“Next to the military unit on Subhi Street in Simferopol, there was a military enlistment office,” recalls lawyer Elzara Shukurdzhieva, wife of Crimean Tatar activist Veldar Shukurdzhiev. “My husband said: ‘I need to go to the military enlistment office, they must be gathering the military right now.’ When we passed by the military unit, we saw our young soldiers standing there — such fear in their eyes! My husband said: ‘Guys, don’t be afraid, we are with you.’ We approached the military enlistment office, but it was closed. As we walked back, we saw an armored personnel carrier and a burly soldier with an assault rifle. My husband asked who they were. The soldier said: ‘Get out of here, move on.’”

Journalist Tetiana Kurmanova recalls: “Everyone was waiting for an answer from the power vertical. Viacheslav Selezniov, one of the few officials who told us what was happening in the military units, said: we were just told to hold on. Sometimes they said that it was probably time to change the cockades on our caps. There was uncertainty. Ukrainian soldiers were blocked by “little green men” in all the military units of Crimea. The Russians began to manipulate the military, saying they were abandoned, and promising more money. And many really had that feeling, because they weren’t even getting food. There was a feeling that Crimea was being surrendered.”

On February 28, 2014, the Verkhovna Rada of the Autonomous Republic of Crimea voted at gunpoint to hold a “referendum on the status of Crimea.” A representative of the Russian Unity Party, Sergei Aksyonov, became the head of the Crimean government. Meanwhile, the land entrances to Crimea from the Kherson region were blocked, Simferopol and Belbek airports were closed, and officers of the now-disbanded Crimean special unit of the Ministry of Internal Affairs of Ukraine “Berkut” appeared at checkpoints.

Elzara Shukurdzhieva says: “There were many neighborhoods in Simferopol where Crimean Tatars lived. And literally all the women came out, lining up along the Sevastopol highway. There were thousands of them — with posters and flags. My mother-in-law, who could barely walk, came. As well as a friend of mine, who was very cautious and afraid of everything. All the women were cooking something for the military: samsa, flatbread, pilaf. The men were on duty at night. It was a desperate desire to change something.”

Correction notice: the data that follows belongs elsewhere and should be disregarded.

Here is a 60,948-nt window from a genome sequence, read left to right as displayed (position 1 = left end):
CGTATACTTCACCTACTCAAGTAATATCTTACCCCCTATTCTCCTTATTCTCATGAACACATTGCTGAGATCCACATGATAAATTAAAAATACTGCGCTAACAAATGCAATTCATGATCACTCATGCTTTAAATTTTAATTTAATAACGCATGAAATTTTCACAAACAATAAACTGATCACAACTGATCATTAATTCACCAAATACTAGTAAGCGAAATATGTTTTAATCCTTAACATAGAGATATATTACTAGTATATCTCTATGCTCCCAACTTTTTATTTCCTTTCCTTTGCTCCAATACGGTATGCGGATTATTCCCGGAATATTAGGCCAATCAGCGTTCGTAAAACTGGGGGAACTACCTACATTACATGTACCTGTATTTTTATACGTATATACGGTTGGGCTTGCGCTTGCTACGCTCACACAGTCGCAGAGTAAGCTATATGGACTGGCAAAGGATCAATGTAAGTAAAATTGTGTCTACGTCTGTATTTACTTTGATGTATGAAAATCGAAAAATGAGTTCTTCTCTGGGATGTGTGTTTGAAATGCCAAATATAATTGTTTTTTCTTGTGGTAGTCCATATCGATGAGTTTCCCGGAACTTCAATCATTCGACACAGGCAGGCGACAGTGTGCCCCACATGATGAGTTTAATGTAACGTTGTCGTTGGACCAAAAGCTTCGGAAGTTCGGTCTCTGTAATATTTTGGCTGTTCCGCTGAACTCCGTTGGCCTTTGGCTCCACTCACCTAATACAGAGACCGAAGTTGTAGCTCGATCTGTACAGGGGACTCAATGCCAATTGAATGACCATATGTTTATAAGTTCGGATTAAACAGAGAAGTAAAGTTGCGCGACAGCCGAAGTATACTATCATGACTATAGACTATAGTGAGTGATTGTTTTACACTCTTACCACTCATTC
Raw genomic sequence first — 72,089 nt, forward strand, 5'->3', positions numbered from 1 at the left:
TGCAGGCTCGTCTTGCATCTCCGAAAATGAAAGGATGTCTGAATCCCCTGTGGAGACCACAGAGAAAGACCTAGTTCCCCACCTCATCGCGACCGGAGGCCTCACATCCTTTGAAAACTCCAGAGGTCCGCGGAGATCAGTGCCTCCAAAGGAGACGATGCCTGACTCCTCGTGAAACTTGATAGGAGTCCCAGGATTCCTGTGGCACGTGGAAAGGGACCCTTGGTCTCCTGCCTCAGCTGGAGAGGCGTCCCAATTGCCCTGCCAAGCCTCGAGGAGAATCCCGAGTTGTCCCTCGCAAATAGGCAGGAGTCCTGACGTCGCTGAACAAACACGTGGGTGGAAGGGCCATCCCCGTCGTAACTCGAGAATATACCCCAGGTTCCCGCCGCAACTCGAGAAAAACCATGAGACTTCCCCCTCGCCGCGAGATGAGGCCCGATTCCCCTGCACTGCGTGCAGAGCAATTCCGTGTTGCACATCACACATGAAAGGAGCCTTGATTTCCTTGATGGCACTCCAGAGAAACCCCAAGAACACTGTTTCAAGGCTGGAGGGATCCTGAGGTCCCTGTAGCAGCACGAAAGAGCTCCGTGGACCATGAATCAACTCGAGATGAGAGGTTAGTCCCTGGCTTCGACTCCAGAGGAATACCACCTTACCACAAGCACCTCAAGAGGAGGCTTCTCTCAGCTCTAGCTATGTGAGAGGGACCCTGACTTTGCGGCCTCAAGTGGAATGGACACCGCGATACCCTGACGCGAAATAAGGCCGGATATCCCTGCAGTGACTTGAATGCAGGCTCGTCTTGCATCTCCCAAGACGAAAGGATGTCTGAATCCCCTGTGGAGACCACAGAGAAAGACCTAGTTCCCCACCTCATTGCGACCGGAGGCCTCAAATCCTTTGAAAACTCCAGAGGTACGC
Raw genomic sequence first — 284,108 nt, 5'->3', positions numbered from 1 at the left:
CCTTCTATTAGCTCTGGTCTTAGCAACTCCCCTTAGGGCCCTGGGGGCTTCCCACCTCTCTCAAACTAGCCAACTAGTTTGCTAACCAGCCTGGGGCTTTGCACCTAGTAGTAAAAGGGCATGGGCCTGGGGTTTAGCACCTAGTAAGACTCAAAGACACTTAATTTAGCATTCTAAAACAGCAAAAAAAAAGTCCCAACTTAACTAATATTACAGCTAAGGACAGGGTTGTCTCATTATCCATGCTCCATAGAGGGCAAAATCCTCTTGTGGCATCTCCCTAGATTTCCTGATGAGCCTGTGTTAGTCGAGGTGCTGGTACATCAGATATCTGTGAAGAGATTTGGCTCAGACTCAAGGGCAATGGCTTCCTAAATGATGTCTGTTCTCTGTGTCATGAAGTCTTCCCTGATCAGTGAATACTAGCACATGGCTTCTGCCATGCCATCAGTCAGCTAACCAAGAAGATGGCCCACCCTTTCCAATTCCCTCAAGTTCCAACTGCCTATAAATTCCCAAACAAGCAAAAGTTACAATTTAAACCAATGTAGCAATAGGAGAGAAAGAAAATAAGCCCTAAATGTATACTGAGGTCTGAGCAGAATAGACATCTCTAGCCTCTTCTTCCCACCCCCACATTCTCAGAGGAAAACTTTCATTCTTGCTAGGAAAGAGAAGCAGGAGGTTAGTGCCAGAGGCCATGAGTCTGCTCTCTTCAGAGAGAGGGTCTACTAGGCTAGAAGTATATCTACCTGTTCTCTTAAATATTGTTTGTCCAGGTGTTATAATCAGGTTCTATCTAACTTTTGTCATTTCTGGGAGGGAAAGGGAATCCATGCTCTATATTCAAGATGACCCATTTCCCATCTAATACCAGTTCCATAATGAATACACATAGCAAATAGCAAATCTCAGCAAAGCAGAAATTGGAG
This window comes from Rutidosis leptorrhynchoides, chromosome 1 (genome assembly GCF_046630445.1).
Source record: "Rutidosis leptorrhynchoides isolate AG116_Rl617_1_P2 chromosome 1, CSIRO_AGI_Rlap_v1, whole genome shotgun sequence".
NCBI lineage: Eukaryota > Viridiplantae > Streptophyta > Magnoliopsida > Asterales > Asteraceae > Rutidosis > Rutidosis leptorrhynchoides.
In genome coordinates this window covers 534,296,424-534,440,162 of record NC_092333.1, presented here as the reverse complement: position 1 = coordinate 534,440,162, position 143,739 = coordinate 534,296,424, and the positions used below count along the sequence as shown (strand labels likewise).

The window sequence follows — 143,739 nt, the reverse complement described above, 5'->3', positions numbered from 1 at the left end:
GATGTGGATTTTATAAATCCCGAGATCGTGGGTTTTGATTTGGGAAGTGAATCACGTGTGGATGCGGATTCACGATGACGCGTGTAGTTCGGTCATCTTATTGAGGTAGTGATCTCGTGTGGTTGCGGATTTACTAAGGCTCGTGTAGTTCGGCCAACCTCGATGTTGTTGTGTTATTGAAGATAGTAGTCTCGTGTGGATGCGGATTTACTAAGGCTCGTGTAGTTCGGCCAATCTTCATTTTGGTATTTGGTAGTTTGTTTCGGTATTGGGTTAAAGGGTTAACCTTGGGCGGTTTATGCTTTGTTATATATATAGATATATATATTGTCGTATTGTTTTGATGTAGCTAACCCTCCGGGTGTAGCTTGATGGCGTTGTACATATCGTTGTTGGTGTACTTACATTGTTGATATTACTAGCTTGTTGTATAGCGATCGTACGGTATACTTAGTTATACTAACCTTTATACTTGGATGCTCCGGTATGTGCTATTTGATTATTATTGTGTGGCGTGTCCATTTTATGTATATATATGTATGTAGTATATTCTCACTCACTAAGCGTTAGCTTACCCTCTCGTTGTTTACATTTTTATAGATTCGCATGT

The head of the board of the Crimean Human Rights Group, Olga Skrypnyk, together with her husband and friends, organized the Yalta Resistance Group, which helped Ukrainian border guards at the military units in Massandra and Gurzuf. “We collected information on the movement of Russian troops because the command did not communicate with our military in any way. They were abandoned, had no information. We were delivering food and medicine,” she says.

On March 3, 2014, Crimean Tatar activist Reshat Ametov was abducted in Simferopol after going out to protest against the so-called referendum in front of the Crimean government building. Two weeks later, his dead body with signs of torture was found in the forest. Ukraine considers him one of the first victims among those who opposed the occupation of Crimea.

Pressure on activists and journalists in Crimea

“There were already few independent journalists in Crimea. We were immediately put under pressure,” recalls Tetiana Kurmanova, “We rented an office in the Trade Union Building on Lenin Square for a long time. ‘The Crimean Self-Defense’ seized our building and blocked the journalists. They put us under surveillance. You call a taxi using different phone numbers, and the same driver with a Russian flag arrives. He brings you to your house, and you don’t even tell him the address anymore. I wanted to go out a block away, but he dropped me off at my house and said: ‘What, you don’t know where you live? We know everything.’ It was very telling: we know everyone, we see everything, we’ll find you when we need to.”